October 15, 2012 in Uncategorized
Let’s forget about the decision to kick out the Lions and replace them with the Kings, that topic has been done to death already. Let’s also forget for a moment that the Kings are struggling to recruit players due to not only the late decision but also due to the fact that they are only guaranteed one year in Super Rugby. Let us also ignore whether the Kings may or may not be competitive in Super Rugby next year, time will tell.
Let’s look at the play-off scenario and the logistics of the play-off games
SARU’s decision to kick out the Lions includes the provision that the Lions will play a home and away knock-out series against the last placed South African team but none of the logistics and processes have been spelled out yet, no details have been revealed as yet, and the effect of these play-off matches hasn’t been discussed.
In recent weeks the Lions have lent some of their contracted players to other franchises (Franco van de Merwe – Sharks, Jaco Taute – Stormers, Elton Jantjies – Stormers, Callie Visagie – Bulls, as well as some other whose agreements haven’t been confirmed yet) on the proviso that they return to the Lions at least two weeks before the knock-out matches. These players loans are being don with the approval of SARU, if not explicitly then at least implicitly. Lions supporters in general are quite happy that we will at least have out players back for play-offs and the Currie Cup.
But how true is that? And when will these matches be played?
Let’s look at the facts:
- Super Rugby 2013 finishes on 3 August 2013 with the play-offs for the finals starting on 19 July 2013.
- The Rugby Championship will probably start on 17 August 2013, leaving a two week (one weekend) break after Super Rugby.
- In terms of IRB regulations clubs, unions and franchises must release players called up for national duty at least five days before any tests they are selected for during the four nations test window which will probably run from 17 August 2013 to 12 October 2013. Their Boks called up must be released on the 12th, a week after Super Rugby.
- The Currie Cup started on 10 August this year but that schedule is in the hands of SARU and can be adjusted. However, the Currie Cup this year finishes on 27 October 2012, two weeks before the first test of the EOYT to Europe.
- A number of Lions players’ contracts expire on 31 October 2013.
- The player transfer window is from August to October which means players looking to negotiate deals have only that period available to them and would rather finalise deals during the early part of that window.
- The Lions players’ loan agreements provide that they have to be released at least two weeks before the knock-out matches.
Given these facts the knockout matches must take place between 19 July 2013 and 31 October 2013 and the only free weekend in that time is on 10 August 2013, a week before the Rugby Championship starts. However the knockouts are supposed to be on a home and away basis,which requires two weekends.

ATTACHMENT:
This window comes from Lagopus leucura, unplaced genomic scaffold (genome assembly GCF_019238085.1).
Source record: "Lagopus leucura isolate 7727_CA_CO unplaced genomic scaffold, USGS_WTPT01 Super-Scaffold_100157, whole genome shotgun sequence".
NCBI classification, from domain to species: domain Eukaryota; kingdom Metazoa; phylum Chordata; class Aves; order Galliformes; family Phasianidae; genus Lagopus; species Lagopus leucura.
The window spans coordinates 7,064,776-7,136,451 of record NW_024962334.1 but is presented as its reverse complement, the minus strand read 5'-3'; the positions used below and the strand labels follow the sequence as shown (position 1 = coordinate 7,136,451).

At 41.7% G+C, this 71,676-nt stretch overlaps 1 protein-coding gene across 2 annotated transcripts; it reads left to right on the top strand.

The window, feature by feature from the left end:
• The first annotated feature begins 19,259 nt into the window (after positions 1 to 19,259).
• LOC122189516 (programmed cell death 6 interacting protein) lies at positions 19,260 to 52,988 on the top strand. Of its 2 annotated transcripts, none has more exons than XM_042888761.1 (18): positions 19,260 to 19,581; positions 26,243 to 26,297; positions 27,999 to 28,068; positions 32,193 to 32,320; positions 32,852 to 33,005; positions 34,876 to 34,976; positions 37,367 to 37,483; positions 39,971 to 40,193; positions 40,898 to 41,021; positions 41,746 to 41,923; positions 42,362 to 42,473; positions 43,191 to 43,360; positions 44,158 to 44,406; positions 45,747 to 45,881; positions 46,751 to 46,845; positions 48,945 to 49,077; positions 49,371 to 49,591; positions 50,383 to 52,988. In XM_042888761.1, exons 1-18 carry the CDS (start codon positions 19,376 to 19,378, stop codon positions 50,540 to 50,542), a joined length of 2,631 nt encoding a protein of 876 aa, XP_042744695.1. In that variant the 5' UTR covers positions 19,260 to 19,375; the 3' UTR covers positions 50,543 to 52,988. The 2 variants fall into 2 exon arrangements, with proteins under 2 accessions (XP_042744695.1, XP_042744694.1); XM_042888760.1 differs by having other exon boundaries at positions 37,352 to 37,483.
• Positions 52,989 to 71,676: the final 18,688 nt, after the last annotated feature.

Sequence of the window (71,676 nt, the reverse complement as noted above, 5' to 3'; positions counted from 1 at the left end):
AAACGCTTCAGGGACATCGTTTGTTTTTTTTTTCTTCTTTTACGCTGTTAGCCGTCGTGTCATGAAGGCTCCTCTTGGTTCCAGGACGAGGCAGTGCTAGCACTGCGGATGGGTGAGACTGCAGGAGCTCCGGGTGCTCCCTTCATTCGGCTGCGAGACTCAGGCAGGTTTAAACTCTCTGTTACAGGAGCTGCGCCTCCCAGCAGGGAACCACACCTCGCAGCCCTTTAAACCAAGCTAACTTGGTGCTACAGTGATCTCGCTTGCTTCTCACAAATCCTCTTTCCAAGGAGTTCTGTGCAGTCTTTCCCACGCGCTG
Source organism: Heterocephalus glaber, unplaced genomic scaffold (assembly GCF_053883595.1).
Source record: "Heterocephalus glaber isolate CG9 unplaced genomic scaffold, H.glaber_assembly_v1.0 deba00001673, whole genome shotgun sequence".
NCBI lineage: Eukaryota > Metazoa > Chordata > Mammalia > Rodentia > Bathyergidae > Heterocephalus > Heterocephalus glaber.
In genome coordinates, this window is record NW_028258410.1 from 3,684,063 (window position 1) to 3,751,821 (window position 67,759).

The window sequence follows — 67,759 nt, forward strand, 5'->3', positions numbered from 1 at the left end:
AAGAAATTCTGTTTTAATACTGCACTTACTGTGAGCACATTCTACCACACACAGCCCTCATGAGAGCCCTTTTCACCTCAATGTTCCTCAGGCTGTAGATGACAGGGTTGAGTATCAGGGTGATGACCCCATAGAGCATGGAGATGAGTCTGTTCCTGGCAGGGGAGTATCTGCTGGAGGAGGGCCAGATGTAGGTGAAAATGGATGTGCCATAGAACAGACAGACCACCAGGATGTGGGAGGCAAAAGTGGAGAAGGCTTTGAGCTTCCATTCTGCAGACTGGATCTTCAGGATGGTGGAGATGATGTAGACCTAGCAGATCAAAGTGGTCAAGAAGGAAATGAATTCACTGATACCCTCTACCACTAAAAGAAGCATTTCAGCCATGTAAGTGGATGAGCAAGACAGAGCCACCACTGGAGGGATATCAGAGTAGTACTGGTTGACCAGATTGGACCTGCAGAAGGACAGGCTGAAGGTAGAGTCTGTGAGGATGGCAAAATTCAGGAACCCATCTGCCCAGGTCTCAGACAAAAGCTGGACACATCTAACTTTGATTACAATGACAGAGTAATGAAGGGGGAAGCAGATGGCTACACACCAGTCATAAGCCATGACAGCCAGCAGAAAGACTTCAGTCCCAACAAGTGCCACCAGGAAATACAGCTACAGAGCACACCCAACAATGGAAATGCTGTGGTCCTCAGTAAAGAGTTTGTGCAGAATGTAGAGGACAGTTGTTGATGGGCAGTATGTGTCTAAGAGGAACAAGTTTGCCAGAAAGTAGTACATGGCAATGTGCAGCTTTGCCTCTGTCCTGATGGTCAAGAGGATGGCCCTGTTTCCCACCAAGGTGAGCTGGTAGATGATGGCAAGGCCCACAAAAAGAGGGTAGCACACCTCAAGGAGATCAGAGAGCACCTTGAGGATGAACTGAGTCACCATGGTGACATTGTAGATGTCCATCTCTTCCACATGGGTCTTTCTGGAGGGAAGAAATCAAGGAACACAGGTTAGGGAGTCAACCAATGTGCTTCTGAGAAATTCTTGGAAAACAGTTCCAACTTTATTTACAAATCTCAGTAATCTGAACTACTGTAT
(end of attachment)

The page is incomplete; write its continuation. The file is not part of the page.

So the break between Super Rugby and the Rugby Championship is just not suitable.
So how about after the Rugby Championship finishes early in October?
At that time the Currie Cup is in full swing and entering its final stages so unless there is a break scheduled into the Currie Cup schedule the knock out matches cannot be fit in during October. And if there is, the Currie Cup finals will clash with the EOYT schedule.
How about after October?
Firstly the EOYT will be in November leaving the play-offs to be played only in December and by that time a number of players’ contracts would have expired and they might have signed with new teams who need them for their Super Rugby preparations.
This leaves the only possible time for these knock-outs to be played is during the Super Rugby play-off and finals phase between 19 July and 3 August and that brings into question the player loan agreements.
How happy will the Stormers be to release Jantjies and Taute just as they enter into the knock-out phases of the Super Rugby competition, or any other franchise releasing players they obtained under similar agreements?
Or will the Lions, for the sake of goodwill, have to go into the wooden spoon play-offs without their top players even though the loan agreements provide for them to be released?
These loan agreements make sense from a Lions perspective as they keep their top players under contract for 2013 but in the end they may just cause more and unnecessary problems for the union as players like Taute, Jantjies and possibly Mapoe will not be available for the 2013 Currie Cup anyway due to Bok commitments anyway.
So my question to SARU is: When do you plan for these matches to be played? Will teams have to play the Super Rugby final stages without their loan players or will the Lions and their opponents be required to play these matches without their Springbok players, if they have any?
This is another case where something sounded good in the SARU boardroom but the consequences weren’t properly investigated or planned for.
I can only see sh!t coming.